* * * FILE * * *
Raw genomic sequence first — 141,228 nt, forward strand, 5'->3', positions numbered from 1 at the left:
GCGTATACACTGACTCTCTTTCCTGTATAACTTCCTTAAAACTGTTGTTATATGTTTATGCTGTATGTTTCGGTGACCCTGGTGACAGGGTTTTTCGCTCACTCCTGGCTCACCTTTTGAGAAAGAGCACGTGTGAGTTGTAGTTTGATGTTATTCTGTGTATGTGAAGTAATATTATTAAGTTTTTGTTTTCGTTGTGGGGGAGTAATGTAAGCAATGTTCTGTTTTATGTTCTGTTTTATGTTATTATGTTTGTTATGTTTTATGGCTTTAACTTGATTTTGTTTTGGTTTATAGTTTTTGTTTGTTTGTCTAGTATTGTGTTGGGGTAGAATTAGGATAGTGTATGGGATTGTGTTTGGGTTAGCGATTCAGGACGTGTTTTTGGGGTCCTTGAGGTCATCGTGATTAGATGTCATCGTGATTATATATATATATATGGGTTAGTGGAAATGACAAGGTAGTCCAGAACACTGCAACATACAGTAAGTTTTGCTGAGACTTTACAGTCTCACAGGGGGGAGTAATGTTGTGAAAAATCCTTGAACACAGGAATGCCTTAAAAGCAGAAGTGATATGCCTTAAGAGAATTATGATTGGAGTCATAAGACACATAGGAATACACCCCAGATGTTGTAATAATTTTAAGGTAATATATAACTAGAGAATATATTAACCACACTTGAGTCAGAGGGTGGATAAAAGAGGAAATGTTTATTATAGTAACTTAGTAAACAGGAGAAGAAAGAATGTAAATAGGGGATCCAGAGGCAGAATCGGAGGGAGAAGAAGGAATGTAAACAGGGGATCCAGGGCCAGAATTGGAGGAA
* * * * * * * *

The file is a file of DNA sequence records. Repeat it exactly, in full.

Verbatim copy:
Raw genomic sequence first — 141,228 nt, forward strand, 5'->3', positions numbered from 1 at the left:
GCGTATACACTGACTCTCTTTCCTGTATAACTTCCTTAAAACTGTTGTTATATGTTTATGCTGTATGTTTCGGTGACCCTGGTGACAGGGTTTTTCGCTCACTCCTGGCTCACCTTTTGAGAAAGAGCACGTGTGAGTTGTAGTTTGATGTTATTCTGTGTATGTGAAGTAATATTATTAAGTTTTTGTTTTCGTTGTGGGGGAGTAATGTAAGCAATGTTCTGTTTTATGTTCTGTTTTATGTTATTATGTTTGTTATGTTTTATGGCTTTAACTTGATTTTGTTTTGGTTTATAGTTTTTGTTTGTTTGTCTAGTATTGTGTTGGGGTAGAATTAGGATAGTGTATGGGATTGTGTTTGGGTTAGCGATTCAGGACGTGTTTTTGGGGTCCTTGAGGTCATCGTGATTAGATGTCATCGTGATTATATATATATATATGGGTTAGTGGAAATGACAAGGTAGTCCAGAACACTGCAACATACAGTAAGTTTTGCTGAGACTTTACAGTCTCACAGGGGGGAGTAATGTTGTGAAAAATCCTTGAACACAGGAATGCCTTAAAAGCAGAAGTGATATGCCTTAAGAGAATTATGATTGGAGTCATAAGACACATAGGAATACACCCCAGATGTTGTAATAATTTTAAGGTAATATATAACTAGAGAATATATTAACCACACTTGAGTCAGAGGGTGGATAAAAGAGGAAATGTTTATTATAGTAACTTAGTAAACAGGAGAAGAAAGAATGTAAATAGGGGATCCAGAGGCAGAATCGGAGGGAGAAGAAGGAATGTAAACAGGGGATCCAGGGCCAGAATTGGAGGAA